PN Review Print and Online Poetry Magazine
Most Read... Rebecca WattsThe Cult of the Noble Amateur
(PN Review 239)
Mark FordLetters And So It Goes
Letters from Young Mr Grace
(aka John Ashbery)

(PN Review 239)
Kei Millerthe Fat Black Woman
In Praise of the Fat Black Woman & Volume

(PN Review 241)
Henry Kingon Toby Martinez de las Rivas
(PN Review 244)
Eavan BolandA Lyric Voice at Bay
(PN Review 121)
Vahni CapildeoOn Judging Prizes, & Reading More than Six Really Good Books
(PN Review 237)
Next Issue Sasha Dugdale, Intimacy and other poems Eugene Ostashevsky, The Feeling Sonnets Nyla Matuk, The Resistance Alex Wylie, Democratic Rags Brigit Pegeen Kelly, Two poems from the archive
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PN Review 250
Featured Article
Put Off That Mask Trauma, Persona and Authenticity in Denise Riley’s ‘A Part Song’ Sinéad Morrisey This is the text of the 2018 StAnza Lecture

The Oxford English Dictionary definition of lyric runs as follows:
Of or pertaining to the lyre; adapted to the lyre, meant to be sung; pertaining to or characteristic of song. Now used as the name for short poems (whether or not intended to be sung), usually divided into stanzas or strophes, and directly expressing the poet’s own thoughts and sentiments.

It is this latter contention that the lyric, via an authentic and honest ‘I’-voice speaker, directly expresses the poet’s own thoughts and sentiments which I’d like to investigate further. And I’d like to do so with a double caveat. First, that the subject I’ve chosen is both so broad and so fundamental to the art of poetry that it is impossible to speak definitely on this subject. Second, that I myself am in a conflicted relationship, not with an ‘I’-voice in poetry per se, but with an ‘I’-voice in poetry which ‘directly [expresses my] own thoughts and sentiments’, with the notion of what might be termed a transparent ‘I’. To be in a conflicted relationship with a transparent ‘I’ is not to be necessarily – or not always – antagonistic to it. It is to be alert, on the one hand, to the aesthetic and ethical pitfalls of the use of a transparent ‘I’ in poetry, and, on the other, to be nevertheless aware, indeed at times in awe of, its captivating force.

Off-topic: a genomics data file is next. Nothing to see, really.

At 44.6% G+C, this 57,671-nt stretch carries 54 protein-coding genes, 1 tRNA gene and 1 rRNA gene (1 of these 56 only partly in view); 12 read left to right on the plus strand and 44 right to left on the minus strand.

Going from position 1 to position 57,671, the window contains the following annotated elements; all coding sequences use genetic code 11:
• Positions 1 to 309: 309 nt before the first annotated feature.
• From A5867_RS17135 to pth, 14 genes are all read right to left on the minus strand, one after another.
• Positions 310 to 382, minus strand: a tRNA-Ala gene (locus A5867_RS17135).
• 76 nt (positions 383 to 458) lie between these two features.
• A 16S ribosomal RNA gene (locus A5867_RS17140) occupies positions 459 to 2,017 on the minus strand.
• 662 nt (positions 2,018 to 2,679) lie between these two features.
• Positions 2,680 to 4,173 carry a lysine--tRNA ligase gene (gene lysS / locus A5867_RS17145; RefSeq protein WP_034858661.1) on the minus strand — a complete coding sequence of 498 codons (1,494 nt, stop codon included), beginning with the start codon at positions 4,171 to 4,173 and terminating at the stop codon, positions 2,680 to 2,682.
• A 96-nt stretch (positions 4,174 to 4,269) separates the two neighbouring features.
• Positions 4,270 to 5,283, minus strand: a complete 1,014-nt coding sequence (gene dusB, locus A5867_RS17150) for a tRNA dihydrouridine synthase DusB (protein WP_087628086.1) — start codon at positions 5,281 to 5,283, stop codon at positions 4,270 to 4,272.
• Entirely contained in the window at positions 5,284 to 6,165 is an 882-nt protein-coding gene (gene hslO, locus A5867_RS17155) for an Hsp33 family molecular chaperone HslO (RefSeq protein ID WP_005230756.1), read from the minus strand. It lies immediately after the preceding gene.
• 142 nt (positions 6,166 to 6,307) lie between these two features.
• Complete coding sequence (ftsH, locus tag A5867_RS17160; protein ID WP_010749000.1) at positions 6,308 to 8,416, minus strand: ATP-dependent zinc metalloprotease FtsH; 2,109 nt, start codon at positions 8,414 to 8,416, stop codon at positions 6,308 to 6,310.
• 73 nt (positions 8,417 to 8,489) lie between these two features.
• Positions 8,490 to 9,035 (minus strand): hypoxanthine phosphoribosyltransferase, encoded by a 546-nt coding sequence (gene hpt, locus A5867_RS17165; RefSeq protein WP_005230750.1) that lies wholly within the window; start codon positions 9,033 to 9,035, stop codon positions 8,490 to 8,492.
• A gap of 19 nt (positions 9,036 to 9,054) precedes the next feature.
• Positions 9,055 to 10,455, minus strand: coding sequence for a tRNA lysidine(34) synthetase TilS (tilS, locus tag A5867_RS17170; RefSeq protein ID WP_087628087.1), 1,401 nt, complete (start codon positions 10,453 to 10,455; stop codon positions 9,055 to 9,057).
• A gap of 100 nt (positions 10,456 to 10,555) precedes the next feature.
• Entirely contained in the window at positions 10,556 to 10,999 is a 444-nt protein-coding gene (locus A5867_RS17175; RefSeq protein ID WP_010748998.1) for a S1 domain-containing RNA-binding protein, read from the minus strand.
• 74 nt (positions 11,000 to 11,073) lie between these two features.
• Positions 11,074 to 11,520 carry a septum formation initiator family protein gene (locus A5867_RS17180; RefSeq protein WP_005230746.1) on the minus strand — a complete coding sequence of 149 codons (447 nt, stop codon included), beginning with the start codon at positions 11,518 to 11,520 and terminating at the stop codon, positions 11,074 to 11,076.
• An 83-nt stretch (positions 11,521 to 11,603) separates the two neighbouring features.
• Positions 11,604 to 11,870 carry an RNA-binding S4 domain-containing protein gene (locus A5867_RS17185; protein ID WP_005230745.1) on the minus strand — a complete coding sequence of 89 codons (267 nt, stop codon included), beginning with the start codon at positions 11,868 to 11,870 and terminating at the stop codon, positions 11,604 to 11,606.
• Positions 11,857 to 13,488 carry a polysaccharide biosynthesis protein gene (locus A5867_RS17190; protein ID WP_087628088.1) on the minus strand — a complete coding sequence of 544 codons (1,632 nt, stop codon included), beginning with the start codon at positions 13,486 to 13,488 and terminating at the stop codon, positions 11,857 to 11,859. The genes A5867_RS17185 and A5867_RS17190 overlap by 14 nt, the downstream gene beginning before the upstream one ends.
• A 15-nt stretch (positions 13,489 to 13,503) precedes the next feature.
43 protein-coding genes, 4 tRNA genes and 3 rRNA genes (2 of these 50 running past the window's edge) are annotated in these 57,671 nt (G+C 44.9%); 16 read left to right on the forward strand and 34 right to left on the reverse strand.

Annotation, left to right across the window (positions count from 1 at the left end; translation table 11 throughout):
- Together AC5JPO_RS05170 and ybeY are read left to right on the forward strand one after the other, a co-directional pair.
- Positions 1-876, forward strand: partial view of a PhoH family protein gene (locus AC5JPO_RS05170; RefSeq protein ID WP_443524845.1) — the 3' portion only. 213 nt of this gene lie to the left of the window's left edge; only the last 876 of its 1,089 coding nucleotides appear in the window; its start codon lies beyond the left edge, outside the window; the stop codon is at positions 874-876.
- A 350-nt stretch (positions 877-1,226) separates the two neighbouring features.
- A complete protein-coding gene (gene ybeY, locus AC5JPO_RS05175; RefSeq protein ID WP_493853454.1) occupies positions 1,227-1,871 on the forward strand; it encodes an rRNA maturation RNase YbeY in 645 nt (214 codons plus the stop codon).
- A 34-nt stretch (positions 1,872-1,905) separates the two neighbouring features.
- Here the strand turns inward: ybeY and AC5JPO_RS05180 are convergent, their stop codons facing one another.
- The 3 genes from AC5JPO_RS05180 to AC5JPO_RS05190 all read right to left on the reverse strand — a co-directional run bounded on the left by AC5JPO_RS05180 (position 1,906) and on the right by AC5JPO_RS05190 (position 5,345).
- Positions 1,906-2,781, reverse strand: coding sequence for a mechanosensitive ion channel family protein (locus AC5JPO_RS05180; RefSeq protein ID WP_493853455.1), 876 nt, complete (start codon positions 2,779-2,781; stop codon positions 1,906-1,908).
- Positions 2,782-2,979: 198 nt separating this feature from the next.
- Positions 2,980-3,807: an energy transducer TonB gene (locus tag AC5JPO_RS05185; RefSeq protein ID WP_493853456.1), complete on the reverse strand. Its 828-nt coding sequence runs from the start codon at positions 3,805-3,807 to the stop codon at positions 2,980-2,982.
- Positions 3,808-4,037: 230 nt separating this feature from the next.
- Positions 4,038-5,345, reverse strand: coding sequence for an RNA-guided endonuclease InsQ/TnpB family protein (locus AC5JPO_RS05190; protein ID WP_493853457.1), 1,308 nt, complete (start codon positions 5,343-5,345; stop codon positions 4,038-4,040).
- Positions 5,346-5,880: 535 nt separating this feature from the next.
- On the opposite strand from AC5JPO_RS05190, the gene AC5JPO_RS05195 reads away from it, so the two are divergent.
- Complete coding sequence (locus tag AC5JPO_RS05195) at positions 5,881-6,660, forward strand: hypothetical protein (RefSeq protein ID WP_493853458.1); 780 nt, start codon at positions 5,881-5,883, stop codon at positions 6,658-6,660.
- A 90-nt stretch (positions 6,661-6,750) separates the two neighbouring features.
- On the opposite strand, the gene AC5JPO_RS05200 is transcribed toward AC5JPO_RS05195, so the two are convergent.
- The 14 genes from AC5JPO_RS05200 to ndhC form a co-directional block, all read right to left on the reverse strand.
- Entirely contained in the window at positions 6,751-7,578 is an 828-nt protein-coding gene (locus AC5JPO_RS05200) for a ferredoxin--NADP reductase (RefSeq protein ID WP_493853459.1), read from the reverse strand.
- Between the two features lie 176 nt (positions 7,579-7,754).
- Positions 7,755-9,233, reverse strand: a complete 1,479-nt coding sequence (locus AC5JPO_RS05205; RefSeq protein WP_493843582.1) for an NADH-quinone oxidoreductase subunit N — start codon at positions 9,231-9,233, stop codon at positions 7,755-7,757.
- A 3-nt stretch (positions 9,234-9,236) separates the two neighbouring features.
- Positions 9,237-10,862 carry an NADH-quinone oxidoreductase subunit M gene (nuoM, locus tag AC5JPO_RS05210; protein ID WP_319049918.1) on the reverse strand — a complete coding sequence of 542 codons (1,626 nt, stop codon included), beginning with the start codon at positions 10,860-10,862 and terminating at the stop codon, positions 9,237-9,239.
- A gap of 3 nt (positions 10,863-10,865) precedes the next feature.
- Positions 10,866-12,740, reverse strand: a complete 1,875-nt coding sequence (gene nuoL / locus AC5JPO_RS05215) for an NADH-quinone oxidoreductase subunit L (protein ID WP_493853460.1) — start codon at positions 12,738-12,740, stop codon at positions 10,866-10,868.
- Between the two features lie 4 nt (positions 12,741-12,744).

In her temporary role as editor of Poetry Ireland Review, Vona Groarke, as part of her final editorial, answered a set ... read more
Two Poems
translated by Wang Fang and Yvonne Reddick
Yu Xiuhua Confession of Love

I try hard at life: I carry water, cook, and take all my pills on time.
I throw myself into it, like putting a piece of dried orange peel in my tea when the sun is warm and bright.
I drink my different teas in turn: chrysanthemum, jasmine, rose and lemon –
all these lovely things bring me to the path that leads to spring.
So again and again I press down the snow in my heart –
it’s too pure and close to spring.
I read your poems in a clean yard. All the world’s love-affairs
are a blur, like sparrows darting by,
and the years are pure as moonlight. No, I’m not being sentimental –
... read more
Four Poems
Parwana Fayyaz A Letter to Flower and Crown

In the middle of the night,
I write a letter to Bibi Gul and Taj Begum imagining their daytrip.
Measuring the hours with the gesture of the sun,
they now cross the muddy valleys –

with a hope that someone will help on the other side,
offering them shelter to rest for the night.
I first heard the story about the women fleeing
and losing their ways in crossing the valleys –

to an end uninvited.
... read more
Selected from the Archive...
in conversation with Natalia Ginzburg Tim Parks After a hopeless night in a couchette the train was two hours late arriving. I had to rush across a Rome I don't know to get to my appointment on time. My tape recorder had already decided not to work and I was relieved. My motive, anyway, in arranging this interview had been more to have an excuse to meet a writer whose work I admire than to achieve a journalistic scoop, and tape recorders are embarrassing. Thus the interview was noted down immediately afterwards between showers of spring rain on the steps of Piazza di Spagna.

Ginzburg was not disappointing. Small, white-haired, bright-eyed and modestly dressed, she met me in her office at the publishers Einaudi. Forthright in general and self-effacing as far as her own work was concerned, she was quick to say she didn't know as ... read more
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